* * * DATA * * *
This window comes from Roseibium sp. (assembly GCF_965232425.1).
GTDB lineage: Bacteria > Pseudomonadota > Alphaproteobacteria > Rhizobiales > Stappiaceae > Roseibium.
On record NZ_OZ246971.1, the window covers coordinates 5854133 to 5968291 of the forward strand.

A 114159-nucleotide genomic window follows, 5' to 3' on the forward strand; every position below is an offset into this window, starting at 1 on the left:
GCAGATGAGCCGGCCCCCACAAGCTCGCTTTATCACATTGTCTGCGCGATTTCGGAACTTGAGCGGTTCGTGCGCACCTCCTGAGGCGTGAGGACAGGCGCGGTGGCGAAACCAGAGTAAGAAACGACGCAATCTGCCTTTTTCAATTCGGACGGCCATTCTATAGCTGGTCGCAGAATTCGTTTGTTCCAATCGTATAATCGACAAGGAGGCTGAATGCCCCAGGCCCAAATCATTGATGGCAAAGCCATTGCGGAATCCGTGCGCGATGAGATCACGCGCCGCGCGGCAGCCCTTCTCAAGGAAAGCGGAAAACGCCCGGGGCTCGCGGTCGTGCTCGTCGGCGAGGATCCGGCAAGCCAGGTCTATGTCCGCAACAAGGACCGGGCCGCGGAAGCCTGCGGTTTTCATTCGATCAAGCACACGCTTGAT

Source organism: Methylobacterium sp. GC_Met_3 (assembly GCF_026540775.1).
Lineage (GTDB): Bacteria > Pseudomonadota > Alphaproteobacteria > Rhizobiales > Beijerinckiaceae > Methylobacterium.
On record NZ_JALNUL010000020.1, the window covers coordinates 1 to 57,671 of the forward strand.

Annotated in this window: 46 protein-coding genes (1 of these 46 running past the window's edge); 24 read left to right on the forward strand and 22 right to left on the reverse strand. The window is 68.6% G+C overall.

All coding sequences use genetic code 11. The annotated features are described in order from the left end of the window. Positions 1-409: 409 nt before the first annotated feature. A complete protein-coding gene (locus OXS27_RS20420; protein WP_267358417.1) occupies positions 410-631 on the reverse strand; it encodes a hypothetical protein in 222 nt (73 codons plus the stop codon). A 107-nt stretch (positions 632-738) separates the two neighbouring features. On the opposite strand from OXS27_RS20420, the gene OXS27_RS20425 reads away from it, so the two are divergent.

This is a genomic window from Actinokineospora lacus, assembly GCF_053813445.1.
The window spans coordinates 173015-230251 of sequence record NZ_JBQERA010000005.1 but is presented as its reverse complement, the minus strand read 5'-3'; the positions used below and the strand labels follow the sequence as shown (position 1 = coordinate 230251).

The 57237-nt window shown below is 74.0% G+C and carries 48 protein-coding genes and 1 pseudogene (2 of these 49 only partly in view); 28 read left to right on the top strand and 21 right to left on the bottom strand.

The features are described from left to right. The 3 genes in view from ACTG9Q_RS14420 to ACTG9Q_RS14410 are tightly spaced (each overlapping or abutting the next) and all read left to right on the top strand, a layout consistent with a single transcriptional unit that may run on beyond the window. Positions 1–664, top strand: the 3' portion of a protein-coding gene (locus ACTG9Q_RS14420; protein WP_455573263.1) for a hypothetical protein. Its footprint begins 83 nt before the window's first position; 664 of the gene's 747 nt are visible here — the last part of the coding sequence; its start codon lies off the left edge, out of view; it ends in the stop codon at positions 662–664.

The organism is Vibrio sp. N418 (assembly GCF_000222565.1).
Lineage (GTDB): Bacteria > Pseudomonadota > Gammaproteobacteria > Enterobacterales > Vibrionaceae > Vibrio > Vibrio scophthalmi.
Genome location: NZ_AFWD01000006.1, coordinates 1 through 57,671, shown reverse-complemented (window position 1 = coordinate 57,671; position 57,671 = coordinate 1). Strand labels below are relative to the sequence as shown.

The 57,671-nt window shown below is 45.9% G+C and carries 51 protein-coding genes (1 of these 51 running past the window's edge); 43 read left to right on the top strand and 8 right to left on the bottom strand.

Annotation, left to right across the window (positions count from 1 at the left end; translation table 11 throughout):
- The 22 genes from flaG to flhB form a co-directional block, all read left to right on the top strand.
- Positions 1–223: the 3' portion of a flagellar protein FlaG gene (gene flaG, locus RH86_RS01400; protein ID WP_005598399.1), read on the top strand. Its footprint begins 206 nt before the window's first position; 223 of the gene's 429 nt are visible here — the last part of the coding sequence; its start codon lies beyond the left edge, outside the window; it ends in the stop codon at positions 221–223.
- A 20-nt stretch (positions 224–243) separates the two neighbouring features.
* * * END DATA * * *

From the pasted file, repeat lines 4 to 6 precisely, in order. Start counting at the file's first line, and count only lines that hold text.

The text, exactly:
A 114159-nucleotide genomic window follows, 5' to 3' on the forward strand; every position below is an offset into this window, starting at 1 on the left:
GCAGATGAGCCGGCCCCCACAAGCTCGCTTTATCACATTGTCTGCGCGATTTCGGAACTTGAGCGGTTCGTGCGCACCTCCTGAGGCGTGAGGACAGGCGCGGTGGCGAAACCAGAGTAAGAAACGACGCAATCTGCCTTTTTCAATTCGGACGGCCATTCTATAGCTGGTCGCAGAATTCGTTTGTTCCAATCGTATAATCGACAAGGAGGCTGAATGCCCCAGGCCCAAATCATTGATGGCAAAGCCATTGCGGAATCCGTGCGCGATGAGATCACGCGCCGCGCGGCAGCCCTTCTCAAGGAAAGCGGAAAACGCCCGGGGCTCGCGGTCGTGCTCGTCGGCGAGGATCCGGCAAGCCAGGTCTATGTCCGCAACAAGGACCGGGCCGCGGAAGCCTGCGGTTTTCATTCGATCAAGCACACGCTTGAT

Source organism: Methylobacterium sp. GC_Met_3 (assembly GCF_026540775.1).